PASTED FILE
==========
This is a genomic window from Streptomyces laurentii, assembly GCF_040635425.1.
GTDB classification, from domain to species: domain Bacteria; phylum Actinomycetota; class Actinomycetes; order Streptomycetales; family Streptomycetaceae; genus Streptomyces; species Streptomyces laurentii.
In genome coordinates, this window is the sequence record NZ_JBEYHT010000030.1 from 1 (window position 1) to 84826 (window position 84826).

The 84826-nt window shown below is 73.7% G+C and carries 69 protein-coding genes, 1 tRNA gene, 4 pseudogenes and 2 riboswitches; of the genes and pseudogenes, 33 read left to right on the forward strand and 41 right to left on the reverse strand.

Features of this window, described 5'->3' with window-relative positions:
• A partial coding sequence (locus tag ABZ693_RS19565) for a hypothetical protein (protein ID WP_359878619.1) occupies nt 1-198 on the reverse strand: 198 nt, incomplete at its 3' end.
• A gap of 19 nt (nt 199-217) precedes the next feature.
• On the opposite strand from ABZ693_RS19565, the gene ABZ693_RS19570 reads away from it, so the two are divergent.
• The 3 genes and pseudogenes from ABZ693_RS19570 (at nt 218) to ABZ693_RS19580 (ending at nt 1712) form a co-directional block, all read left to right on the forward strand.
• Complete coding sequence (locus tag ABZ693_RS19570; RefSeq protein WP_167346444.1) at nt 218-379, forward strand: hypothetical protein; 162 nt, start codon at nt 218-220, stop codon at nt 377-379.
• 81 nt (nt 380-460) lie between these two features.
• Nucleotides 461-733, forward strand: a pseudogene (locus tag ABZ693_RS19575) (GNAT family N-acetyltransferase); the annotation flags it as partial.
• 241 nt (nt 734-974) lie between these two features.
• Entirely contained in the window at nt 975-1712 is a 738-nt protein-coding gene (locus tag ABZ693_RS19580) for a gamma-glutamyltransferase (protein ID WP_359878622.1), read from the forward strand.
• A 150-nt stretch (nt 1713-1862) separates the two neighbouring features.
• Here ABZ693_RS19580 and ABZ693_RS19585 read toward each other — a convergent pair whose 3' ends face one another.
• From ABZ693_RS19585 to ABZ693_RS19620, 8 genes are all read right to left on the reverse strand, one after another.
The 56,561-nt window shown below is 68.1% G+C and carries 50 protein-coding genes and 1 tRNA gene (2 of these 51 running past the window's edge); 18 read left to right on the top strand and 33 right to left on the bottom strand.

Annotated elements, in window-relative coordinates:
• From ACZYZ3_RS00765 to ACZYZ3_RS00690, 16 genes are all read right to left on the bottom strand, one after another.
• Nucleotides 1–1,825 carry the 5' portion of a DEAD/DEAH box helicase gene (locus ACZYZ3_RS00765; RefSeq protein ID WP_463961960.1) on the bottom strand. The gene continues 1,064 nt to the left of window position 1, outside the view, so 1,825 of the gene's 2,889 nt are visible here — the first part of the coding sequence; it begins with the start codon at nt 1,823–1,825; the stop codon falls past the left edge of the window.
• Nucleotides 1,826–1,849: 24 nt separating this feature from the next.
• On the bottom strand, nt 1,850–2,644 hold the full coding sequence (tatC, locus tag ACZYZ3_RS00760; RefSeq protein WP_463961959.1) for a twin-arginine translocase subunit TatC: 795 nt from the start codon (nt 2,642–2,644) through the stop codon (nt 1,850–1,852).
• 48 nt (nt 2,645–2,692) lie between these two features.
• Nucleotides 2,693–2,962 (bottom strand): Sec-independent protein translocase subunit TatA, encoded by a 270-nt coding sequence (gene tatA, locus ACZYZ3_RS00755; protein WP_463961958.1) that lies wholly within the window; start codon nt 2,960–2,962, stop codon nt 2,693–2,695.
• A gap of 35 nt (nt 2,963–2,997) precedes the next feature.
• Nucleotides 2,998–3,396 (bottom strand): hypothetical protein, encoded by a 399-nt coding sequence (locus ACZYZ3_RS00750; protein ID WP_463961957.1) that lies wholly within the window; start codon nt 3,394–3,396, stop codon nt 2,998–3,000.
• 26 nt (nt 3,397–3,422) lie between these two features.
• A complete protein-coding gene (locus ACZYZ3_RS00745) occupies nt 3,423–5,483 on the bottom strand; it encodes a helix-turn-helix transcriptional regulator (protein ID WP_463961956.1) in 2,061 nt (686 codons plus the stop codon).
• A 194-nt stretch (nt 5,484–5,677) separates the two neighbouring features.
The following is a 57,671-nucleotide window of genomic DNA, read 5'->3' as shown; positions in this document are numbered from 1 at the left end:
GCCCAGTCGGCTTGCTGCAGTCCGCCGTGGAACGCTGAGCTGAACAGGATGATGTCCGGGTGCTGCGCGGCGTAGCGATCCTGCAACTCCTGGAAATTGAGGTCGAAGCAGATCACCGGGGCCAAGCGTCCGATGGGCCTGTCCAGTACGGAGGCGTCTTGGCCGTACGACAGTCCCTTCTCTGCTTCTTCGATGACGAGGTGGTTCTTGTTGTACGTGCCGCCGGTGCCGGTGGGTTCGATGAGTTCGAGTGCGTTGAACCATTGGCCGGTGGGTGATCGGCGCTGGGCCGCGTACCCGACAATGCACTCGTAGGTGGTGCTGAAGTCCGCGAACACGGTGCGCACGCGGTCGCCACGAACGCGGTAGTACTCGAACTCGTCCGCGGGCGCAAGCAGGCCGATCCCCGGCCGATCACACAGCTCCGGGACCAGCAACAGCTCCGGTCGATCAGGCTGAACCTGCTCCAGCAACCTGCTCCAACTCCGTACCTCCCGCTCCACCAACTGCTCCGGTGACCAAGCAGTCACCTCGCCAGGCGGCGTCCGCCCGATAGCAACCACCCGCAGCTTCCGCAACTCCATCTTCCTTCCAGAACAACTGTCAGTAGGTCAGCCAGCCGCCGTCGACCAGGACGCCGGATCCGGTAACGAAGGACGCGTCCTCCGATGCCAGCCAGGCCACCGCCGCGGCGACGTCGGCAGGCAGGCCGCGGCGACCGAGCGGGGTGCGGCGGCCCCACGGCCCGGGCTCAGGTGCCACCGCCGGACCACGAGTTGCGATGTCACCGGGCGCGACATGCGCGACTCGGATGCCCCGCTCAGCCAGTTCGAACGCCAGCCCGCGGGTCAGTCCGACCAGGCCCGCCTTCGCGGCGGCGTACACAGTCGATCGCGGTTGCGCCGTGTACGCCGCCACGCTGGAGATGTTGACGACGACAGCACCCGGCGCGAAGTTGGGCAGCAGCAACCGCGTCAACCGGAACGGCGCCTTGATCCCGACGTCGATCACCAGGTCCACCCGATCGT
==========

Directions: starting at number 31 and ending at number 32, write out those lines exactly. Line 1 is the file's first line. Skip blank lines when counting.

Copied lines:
The following is a 57,671-nucleotide window of genomic DNA, read 5'->3' as shown; positions in this document are numbered from 1 at the left end:
GCCCAGTCGGCTTGCTGCAGTCCGCCGTGGAACGCTGAGCTGAACAGGATGATGTCCGGGTGCTGCGCGGCGTAGCGATCCTGCAACTCCTGGAAATTGAGGTCGAAGCAGATCACCGGGGCCAAGCGTCCGATGGGCCTGTCCAGTACGGAGGCGTCTTGGCCGTACGACAGTCCCTTCTCTGCTTCTTCGATGACGAGGTGGTTCTTGTTGTACGTGCCGCCGGTGCCGGTGGGTTCGATGAGTTCGAGTGCGTTGAACCATTGGCCGGTGGGTGATCGGCGCTGGGCCGCGTACCCGACAATGCACTCGTAGGTGGTGCTGAAGTCCGCGAACACGGTGCGCACGCGGTCGCCACGAACGCGGTAGTACTCGAACTCGTCCGCGGGCGCAAGCAGGCCGATCCCCGGCCGATCACACAGCTCCGGGACCAGCAACAGCTCCGGTCGATCAGGCTGAACCTGCTCCAGCAACCTGCTCCAACTCCGTACCTCCCGCTCCACCAACTGCTCCGGTGACCAAGCAGTCACCTCGCCAGGCGGCGTCCGCCCGATAGCAACCACCCGCAGCTTCCGCAACTCCATCTTCCTTCCAGAACAACTGTCAGTAGGTCAGCCAGCCGCCGTCGACCAGGACGCCGGATCCGGTAACGAAGGACGCGTCCTCCGATGCCAGCCAGGCCACCGCCGCGGCGACGTCGGCAGGCAGGCCGCGGCGACCGAGCGGGGTGCGGCGGCCCCACGGCCCGGGCTCAGGTGCCACCGCCGGACCACGAGTTGCGATGTCACCGGGCGCGACATGCGCGACTCGGATGCCCCGCTCAGCCAGTTCGAACGCCAGCCCGCGGGTCAGTCCGACCAGGCCCGCCTTCGCGGCGGCGTACACAGTCGATCGCGGTTGCGCCGTGTACGCCGCCACGCTGGAGATGTTGACGACGACAGCACCCGGCGCGAAGTTGGGCAGCAGCAACCGCGTCAACCGGAACGGCGCCTTGATCCCGACGTCGATCACCAGGTCCACCCGATCGT